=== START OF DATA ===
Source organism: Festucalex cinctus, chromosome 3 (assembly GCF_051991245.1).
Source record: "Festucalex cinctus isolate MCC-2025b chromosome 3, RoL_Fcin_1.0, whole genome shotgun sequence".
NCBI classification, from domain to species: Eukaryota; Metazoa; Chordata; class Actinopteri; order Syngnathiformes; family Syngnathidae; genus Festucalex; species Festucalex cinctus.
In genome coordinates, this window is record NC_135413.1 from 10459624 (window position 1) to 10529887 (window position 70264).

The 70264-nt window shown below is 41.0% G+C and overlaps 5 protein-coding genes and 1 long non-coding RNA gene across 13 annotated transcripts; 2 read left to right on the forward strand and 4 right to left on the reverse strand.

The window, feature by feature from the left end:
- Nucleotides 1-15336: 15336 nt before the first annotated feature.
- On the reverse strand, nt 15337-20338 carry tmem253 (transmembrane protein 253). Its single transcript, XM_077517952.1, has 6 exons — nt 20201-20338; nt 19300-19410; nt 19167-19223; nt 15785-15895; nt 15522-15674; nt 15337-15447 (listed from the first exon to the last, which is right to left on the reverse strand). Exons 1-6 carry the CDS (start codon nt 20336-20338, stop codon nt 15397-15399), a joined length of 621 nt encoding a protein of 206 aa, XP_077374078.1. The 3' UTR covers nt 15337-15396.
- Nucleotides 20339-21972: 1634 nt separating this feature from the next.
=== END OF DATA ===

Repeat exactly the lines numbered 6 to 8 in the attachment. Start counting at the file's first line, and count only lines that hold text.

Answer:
The window, feature by feature from the left end:
- Nucleotides 1-15336: 15336 nt before the first annotated feature.
- On the reverse strand, nt 15337-20338 carry tmem253 (transmembrane protein 253). Its single transcript, XM_077517952.1, has 6 exons — nt 20201-20338; nt 19300-19410; nt 19167-19223; nt 15785-15895; nt 15522-15674; nt 15337-15447 (listed from the first exon to the last, which is right to left on the reverse strand). Exons 1-6 carry the CDS (start codon nt 20336-20338, stop codon nt 15397-15399), a joined length of 621 nt encoding a protein of 206 aa, XP_077374078.1. The 3' UTR covers nt 15337-15396.